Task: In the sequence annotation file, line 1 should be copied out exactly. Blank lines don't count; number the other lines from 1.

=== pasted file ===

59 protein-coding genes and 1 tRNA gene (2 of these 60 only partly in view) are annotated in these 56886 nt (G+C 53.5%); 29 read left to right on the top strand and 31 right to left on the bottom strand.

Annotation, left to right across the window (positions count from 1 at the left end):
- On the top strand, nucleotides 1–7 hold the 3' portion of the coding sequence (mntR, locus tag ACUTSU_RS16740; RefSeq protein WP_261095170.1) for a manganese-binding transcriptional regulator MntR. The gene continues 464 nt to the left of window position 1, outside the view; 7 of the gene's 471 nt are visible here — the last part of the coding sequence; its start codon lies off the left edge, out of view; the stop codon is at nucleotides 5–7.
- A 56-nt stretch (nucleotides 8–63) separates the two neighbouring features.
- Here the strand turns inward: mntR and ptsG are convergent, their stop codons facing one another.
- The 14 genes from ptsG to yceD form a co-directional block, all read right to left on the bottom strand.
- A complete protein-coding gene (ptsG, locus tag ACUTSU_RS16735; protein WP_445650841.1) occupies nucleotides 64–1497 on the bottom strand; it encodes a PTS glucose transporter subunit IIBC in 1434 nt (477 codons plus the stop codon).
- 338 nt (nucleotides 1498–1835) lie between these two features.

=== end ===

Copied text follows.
59 protein-coding genes and 1 tRNA gene (2 of these 60 only partly in view) are annotated in these 56886 nt (G+C 53.5%); 29 read left to right on the top strand and 31 right to left on the bottom strand.